and design work. Epoxy resins are used in the manufacture of impregnating material for glass fabrics or fiberglass, fiberglass used in the construction industry, in shipbuilding, in the manufacture of machine parts, etc. They are also used to prepare coatings for waterproofing and chemically resistant coatings, paints for outdoor and indoor use, strengthening and waterproofing impregnations for concrete, wood and other porous materials.
The initial components for the production of epoxy resins are rather specific and poisonous reagents - epichlorohydrin, alkalis, acids and other "harsh chemistry". The mass ratio of resin - hardener is very different: 1: 1, 5: 1, 10: 1. Sometimes, for correct dosage, the amount of hardener is slightly increased, while the polymerization time is reduced, but at the same time the strength of the polymer decreases. Resin in a sealed container can be stored for decades, the hardener (also in an airtight container) without moisture and light can be stored for years and even withstands low temperatures.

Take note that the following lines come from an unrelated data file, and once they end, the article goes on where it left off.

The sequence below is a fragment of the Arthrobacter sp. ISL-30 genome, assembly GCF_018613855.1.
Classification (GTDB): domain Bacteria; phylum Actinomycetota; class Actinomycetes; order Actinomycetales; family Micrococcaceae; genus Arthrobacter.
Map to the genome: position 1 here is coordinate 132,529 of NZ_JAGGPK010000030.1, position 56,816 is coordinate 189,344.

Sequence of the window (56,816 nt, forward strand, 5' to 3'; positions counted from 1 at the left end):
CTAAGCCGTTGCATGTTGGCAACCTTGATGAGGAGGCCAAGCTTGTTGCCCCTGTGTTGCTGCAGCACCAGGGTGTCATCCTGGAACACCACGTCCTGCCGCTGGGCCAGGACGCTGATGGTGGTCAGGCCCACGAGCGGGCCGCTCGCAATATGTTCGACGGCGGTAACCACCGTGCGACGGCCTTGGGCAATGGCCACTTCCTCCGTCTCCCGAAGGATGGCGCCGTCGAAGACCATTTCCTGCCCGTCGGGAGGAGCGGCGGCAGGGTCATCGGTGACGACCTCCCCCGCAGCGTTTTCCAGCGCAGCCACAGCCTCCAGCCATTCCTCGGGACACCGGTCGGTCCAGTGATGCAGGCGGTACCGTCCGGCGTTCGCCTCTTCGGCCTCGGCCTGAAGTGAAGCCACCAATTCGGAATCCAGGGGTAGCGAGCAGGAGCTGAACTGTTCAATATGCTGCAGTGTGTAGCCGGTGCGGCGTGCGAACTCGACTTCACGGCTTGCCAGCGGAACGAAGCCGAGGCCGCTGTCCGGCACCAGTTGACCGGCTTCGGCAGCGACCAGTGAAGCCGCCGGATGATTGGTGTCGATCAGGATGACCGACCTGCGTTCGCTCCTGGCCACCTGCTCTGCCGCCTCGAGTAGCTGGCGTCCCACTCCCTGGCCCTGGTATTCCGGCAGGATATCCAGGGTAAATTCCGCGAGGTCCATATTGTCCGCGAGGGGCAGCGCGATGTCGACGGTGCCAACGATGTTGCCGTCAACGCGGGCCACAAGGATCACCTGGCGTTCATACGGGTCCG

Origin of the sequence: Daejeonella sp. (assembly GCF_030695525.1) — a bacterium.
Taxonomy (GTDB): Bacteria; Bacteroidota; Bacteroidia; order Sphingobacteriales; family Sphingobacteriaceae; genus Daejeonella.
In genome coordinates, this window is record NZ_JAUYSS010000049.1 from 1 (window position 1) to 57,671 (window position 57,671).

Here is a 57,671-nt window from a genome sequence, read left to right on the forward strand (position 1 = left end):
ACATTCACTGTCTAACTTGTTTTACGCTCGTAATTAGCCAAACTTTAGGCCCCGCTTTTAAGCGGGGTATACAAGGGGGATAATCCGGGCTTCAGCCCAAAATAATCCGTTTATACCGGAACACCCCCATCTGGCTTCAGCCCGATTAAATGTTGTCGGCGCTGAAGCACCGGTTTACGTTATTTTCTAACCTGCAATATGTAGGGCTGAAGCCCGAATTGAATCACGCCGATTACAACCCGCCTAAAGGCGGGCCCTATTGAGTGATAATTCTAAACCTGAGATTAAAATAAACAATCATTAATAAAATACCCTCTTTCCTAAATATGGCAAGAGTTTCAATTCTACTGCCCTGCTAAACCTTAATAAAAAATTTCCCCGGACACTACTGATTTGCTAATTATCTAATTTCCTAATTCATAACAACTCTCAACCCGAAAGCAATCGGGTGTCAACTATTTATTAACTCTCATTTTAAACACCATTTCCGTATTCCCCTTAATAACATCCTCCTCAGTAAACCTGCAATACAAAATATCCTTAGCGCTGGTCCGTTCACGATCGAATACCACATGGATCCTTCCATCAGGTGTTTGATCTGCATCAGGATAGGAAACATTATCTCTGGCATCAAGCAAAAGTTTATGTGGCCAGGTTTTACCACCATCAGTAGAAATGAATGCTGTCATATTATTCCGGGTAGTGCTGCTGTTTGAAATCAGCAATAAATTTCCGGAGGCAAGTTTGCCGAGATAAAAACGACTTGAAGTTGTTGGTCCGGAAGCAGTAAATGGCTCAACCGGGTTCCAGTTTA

Of course, epoxy has many disadvantages and limitations in its use. It is not heat-resistant, that is, it can withstand temperatures only up to 150-200 ° C. Further, the product darkens and loses its strength, and at about 300-350 ° C it becomes charred. In its pure form - without flame retardants and stabilizers - it is easily ignited by open fire and does not extinguish itself. A couple of seconds is enough to set fire to any product with the fire of a simple lighter (if fillers are not used). Epoxy resin is unstable in some important household and industrial solvents - acetone, some ethers, it quickly decomposes in concentrated nitric acid and very strong oxidants.
Finally, it is far from always convenient to work with it, moreover, you need to be able to do it - a beginner can ruin the product. The hardener is quite capricious: if the storage conditions are not observed, it can quickly change its properties. So, if moisture gets into it, curing simply will not occur properly. Cases of poisoning with hardeners are not uncommon. The epoxy itself can penetrate the skin and cause itching and redness of the skin. When working with a large amount of epoxy resin, "inhalation poisoning" is also possible, since it always contains up to 1 wt% of toxic volatile components - epichlorohydrin and toluene, which give the resin a peculiar aroma. Therefore, the use of epoxy for the manufacture of household items, toys is strictly limited to the list of acceptable resins.